Posted on April 10, 2015
Should I File a Complaint Against A Police Officer?
Law enforcement personnel are public servants employed to “protective and serve” society from crime. However, there are instances where persons fall victim to unlawful experiences with patrol officers, detectives, or sheriff’s deputies. Law enforcement officers depend substantially on the number of arrests leading to swift convictions for career advancement within their department. Thus, there’s an incentive for a police officer to violate one’s constitutional rights in an effort to convict them later on in order to be promoted within their department – e.g., advancing from a patrol unit to homicide detective.
If a member of the public simply ignores a police officer’s unconstitutional acts without filing a complaint, the police officer will eventually carry the same conduct when they’re promoted and subject other members of the public with the same unlawful scrutiny.
There has been, more than ever, a growing concern over police officer misconduct around the United States mainly due to citizens capturing via mobile device these illegal performances of officers beating and shooting unarmed suspects. It’s without a doubt that video evidence does not lie and often contradicts a police officer’s explanation for his or her acts. Yet government agencies still don’t pursue criminal perjury charges. In a recent media article, police departments around the country united to actually ask the public to stop recording them because it’s “making us [police officers] look bad.” Why would police departments ask the public to stop recording them? Probably because the public is now acknowledging the concern over law enforcement misconduct making the public second guess the departments who swear to “protect and serve.”
Filing a complaint against a police officer is substantially useful to those who have been victimized by unconstitutional misconduct and are now facing criminal charges. If a criminal defendant alleges police officer misconduct, they may file a trial court motion to unseal the personnel records of a police officer. A criminal defense attorney may review a complaint filed by someone and find it useful to their defense. For instance, a defense attorney may be arguing the police officer lied stating the suspect “consented” to search their vehicle where a bag of drugs was discovered. When an attorney obtains a complaint, an often multiple, it may be useful in convincing the court that since the officer engaged in similar fashions of fabricating consent, it likely occurred under the current case. At times, individuals who have filed complaints may be asked to testify as to their experiences with that particular officer.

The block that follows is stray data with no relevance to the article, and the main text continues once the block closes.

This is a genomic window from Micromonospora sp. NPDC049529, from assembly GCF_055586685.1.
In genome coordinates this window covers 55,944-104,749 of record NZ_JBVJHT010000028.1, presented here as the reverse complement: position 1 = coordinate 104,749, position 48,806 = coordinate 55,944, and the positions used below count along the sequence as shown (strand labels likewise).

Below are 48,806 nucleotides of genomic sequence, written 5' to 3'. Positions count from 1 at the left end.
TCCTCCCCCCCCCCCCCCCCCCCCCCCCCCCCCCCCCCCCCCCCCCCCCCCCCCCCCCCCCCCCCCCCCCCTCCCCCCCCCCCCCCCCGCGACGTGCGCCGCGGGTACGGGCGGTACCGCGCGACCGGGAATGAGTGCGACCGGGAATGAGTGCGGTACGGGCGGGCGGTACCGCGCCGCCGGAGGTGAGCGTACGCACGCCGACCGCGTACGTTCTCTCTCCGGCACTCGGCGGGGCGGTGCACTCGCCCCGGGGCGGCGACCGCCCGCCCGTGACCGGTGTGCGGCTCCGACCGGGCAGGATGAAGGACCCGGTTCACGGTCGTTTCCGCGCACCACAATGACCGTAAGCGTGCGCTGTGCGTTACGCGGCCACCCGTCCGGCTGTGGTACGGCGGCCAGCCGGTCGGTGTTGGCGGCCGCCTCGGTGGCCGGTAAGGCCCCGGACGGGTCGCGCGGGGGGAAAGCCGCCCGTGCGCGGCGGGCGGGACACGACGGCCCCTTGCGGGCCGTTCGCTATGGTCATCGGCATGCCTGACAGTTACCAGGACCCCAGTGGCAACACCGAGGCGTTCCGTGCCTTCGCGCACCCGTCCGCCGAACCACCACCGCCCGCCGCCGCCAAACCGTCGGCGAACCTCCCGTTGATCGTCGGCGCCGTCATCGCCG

It should be duly noted that a police officer is unaware of the fact someone files a complaint against them nor are they permitted access or review of any complaints filed against them. Instead, obtaining a police officer’s personnel complaints take a court order that is more challenging and burdensome than one would expect – something only attorneys, not police officers, can obtain.
Dan is arrested for possession of marijuana. Dan alleges the police officer searched his car without any probable cause and over his objection. Dan explains to his attorney what happened and his attorney files a motion to unseal public complaints particularly those who similarly complained about an unlawful search. The judge grants the motion and turns over 3 individuals who filed a complaint against the same officer all being subjected to an unlawful search. Dan’s attorney contacts those individuals who all say the same thing and identical to Dan’s case. In this case, these 3 individuals would be useful for Dan’s defense of an unlawful search because they would testify that the police officer unlawfully searched their vehicle which would question the police officer’s credibility as a witness against Dan. Additionally, this is useful because a police officer almost always does not record anything therefore the evidence hinges on the police officers word over Dan’s.
Common Subjects of a Complaint
• Unlawful Search & Seizure
• Excessive Force
• Planting Evidence
• Fabricating Statements / Evidence
• Threats / Coercion
Contact Los Angeles Criminal Defense Attorney John Rogers
For more information or if you have been victimized by law enforcement, contact Los Angeles Criminal Defense Attorney John Rogers at the Law Offices of John D. Rogers. Mr. Rogers is located at 1801 Century Park East, 24th Floor, Los Angeles, CA 90067. Call 877-888-9820 for a free consultation. Mr. Rogers is available 24 hours a day, 7 days a week.